Best Practice From France: How To Start Programming With BBC micro:bit and TI Handhelds
Programming and teaching students how to code are an important part of the transformation of education in France. Four years after the start of this process, and a global pandemic later, two observations can be made that are also valuable for other countries in Europe. Firstly, teachers are willing to take up the challenge, but they are still very much in need of support. Secondly, numerous projects have been launched with the help of new tools to support both teachers and students to understand these new concepts. Among these tools, BBC micro:bit is popular, as is the TI-Innovator™ Hub with TI LaunchPad™ Board and the robotic vehicle TI-Innovator™ Rover.
Combining BBC micro:bit and TI handhelds at the request of
Programming the BBC micro:bit card was already an affordable entry point for reluctant teachers with little training in the subject. However, the constraint of needing a computer connection remained, because it was not possible to link directly to the graphing calculators. But this has recently changed, thanks to the TI-84 Plus CE-T Python Edition and TI-Nspire™ CX II-T graphing calculators. These graphing calculators can be connected to the BBC micro:bit, creating the possibility of direct programming. It is a development that was expected and requested by teachers. And an understandable one, given that the mini computer is inexpensive and compatible with different programming languages such as Scratch and Python.
Handheld assists in programming
Abdelilah Yazi, an ICT expert at a vocational high school, and trainer at two academies, regularly teaches colleagues who are just starting with programming. The option of connecting the BBC micro:bit and TI graphing calculators is, he said, an additional reason for using Python, especially for teachers who are reluctant because they have little training in programming. “I think it is positive that teachers and students can work with this combination of devices because it is easy to understand and use,” he said. “In addition, students are able to create scripts themselves and see the result immediately on the micro:bit, in an interactive and autonomous way. It is motivating and educationally interesting.”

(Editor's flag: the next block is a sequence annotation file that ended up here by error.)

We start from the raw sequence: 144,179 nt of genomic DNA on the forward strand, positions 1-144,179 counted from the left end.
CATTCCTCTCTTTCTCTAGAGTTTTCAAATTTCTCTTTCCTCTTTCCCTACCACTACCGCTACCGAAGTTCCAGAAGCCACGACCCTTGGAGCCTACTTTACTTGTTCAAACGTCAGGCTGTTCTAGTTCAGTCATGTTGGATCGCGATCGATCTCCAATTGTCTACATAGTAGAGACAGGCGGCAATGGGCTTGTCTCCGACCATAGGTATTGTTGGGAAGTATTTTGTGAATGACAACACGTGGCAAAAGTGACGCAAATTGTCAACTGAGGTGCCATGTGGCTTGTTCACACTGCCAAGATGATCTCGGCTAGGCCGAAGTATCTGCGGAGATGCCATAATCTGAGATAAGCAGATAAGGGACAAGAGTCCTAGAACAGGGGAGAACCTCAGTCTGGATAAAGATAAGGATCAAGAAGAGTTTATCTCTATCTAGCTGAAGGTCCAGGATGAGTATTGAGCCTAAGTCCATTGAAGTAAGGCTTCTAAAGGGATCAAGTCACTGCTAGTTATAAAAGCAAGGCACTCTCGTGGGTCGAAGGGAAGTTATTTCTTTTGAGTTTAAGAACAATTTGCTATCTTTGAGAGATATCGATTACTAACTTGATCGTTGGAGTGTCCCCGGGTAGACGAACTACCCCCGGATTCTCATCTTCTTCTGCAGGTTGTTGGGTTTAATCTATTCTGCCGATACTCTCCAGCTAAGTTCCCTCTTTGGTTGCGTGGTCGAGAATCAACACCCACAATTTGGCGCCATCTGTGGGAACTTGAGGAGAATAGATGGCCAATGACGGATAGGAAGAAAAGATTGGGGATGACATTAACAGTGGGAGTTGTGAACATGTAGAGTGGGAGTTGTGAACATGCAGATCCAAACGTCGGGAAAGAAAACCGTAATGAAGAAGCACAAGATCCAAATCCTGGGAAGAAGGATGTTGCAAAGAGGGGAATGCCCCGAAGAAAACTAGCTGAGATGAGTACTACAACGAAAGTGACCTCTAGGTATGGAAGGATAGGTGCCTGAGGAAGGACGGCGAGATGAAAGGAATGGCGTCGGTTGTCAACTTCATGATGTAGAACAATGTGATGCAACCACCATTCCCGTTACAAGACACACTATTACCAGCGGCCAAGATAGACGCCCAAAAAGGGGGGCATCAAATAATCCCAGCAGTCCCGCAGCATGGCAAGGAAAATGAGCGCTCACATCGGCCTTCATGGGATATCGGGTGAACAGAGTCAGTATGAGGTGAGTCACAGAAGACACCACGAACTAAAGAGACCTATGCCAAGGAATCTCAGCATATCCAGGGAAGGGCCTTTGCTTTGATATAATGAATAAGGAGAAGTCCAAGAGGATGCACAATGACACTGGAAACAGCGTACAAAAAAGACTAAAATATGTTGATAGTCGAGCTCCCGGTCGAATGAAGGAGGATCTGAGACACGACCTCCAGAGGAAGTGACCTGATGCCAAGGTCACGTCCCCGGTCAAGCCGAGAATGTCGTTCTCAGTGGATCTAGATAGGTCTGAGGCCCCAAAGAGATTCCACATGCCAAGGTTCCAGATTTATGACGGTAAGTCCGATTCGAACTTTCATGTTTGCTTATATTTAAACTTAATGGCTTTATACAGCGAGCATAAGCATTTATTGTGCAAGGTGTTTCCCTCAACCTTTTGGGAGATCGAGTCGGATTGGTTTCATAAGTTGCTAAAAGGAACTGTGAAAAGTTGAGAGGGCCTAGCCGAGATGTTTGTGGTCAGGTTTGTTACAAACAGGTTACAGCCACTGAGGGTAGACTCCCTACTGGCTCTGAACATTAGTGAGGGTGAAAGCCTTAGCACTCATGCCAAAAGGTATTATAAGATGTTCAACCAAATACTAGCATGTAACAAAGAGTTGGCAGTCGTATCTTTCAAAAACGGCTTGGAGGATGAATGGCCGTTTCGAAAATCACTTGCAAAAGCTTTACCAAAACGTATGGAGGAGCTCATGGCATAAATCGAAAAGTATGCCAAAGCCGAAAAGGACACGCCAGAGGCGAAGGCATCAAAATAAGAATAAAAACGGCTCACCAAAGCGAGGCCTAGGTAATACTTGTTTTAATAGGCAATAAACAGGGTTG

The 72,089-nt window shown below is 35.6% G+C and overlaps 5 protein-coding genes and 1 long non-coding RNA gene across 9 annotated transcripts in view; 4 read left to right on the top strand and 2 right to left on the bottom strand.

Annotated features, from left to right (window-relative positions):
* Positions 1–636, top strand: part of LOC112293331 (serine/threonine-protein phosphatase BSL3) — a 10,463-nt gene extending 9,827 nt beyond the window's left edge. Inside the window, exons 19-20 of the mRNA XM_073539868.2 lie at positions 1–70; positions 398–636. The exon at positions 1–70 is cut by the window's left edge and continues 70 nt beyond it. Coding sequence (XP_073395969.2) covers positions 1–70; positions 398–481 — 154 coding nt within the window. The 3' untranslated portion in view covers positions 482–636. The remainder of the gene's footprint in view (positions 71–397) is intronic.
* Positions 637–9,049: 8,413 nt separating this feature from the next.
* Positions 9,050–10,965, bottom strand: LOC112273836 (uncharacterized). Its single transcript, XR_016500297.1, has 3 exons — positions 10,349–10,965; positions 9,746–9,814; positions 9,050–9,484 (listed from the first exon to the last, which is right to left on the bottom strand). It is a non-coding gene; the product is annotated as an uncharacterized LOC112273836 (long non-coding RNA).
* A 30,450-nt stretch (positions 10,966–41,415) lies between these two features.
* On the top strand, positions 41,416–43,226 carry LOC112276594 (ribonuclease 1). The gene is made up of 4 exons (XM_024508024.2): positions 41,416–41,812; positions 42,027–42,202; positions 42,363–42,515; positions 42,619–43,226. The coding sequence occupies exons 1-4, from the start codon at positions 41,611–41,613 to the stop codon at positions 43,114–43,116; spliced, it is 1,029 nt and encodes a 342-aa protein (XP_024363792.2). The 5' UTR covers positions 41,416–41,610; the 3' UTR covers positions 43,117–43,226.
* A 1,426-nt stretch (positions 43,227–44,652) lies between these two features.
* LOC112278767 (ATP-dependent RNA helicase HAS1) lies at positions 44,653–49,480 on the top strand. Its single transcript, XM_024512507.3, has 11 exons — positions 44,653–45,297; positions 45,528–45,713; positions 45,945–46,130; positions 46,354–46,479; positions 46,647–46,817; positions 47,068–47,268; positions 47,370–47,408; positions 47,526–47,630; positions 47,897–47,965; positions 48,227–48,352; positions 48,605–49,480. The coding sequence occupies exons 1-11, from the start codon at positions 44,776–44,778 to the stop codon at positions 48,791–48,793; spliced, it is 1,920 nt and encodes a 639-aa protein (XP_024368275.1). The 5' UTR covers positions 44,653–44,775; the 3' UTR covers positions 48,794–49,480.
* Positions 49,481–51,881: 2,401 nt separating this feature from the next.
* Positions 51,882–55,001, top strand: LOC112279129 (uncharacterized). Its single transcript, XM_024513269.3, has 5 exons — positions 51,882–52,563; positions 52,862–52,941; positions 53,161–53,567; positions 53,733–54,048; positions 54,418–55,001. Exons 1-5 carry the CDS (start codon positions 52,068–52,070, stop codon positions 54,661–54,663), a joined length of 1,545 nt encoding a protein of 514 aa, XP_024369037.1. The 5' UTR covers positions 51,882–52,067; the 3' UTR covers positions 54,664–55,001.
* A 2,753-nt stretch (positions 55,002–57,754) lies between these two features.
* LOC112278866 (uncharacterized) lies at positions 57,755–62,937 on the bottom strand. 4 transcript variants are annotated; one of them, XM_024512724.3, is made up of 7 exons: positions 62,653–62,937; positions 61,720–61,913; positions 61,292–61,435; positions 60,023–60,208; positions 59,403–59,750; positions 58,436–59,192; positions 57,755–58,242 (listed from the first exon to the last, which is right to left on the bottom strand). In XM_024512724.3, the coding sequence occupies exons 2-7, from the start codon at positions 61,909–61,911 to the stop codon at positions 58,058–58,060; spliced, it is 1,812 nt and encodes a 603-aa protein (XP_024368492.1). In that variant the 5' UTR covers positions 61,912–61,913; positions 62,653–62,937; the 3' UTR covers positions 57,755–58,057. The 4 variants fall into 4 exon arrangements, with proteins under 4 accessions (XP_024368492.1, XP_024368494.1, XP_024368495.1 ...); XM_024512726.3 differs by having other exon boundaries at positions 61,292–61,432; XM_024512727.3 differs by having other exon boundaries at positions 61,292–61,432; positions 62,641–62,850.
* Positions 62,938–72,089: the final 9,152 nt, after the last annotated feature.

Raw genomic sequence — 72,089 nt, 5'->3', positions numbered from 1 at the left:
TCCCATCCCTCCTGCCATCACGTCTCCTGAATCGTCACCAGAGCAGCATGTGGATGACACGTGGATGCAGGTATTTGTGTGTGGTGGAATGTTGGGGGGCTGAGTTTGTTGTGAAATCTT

Yazi, who is also a T3 instructor, recalls the time he was teaching a group of teachers with no experience whatsoever with programming in Python. “At the end of the session, they managed to create functional programming scripts using the BBC micro:bit connected to the handheld,” he said. “The teachers were particularly pleased with the use of the radio link between two cards, all developed in Python. The handheld assists in programming, whereas the computer requires you to know in advance what instruction you want to give. The handheld is a real asset. It makes it easier because the instructions are ready.”
The T3™ instructor is also co-author of a French booklet
outlining 14 physics and chemistry tasks that can be carried out using the BBC micro:bit and a TI graphing
calculator. He described one experiment he worked on with the teachers —
designing an alarm for a desk drawer:
- One group worked on the BBC micro:bit and the light sensor; they created a programme to measure the change in brightness/motion detection
- One group worked on the script that triggers an alarm when a brightness threshold is reached
- One group worked on an alternative — a script that triggers an alarm on movement
“This is a challenging activity for the students, and it can be done without any experience in Python because the programming is guided by the calculator,” he said.
The original article has been shortened and adapted for the T3 Edublog.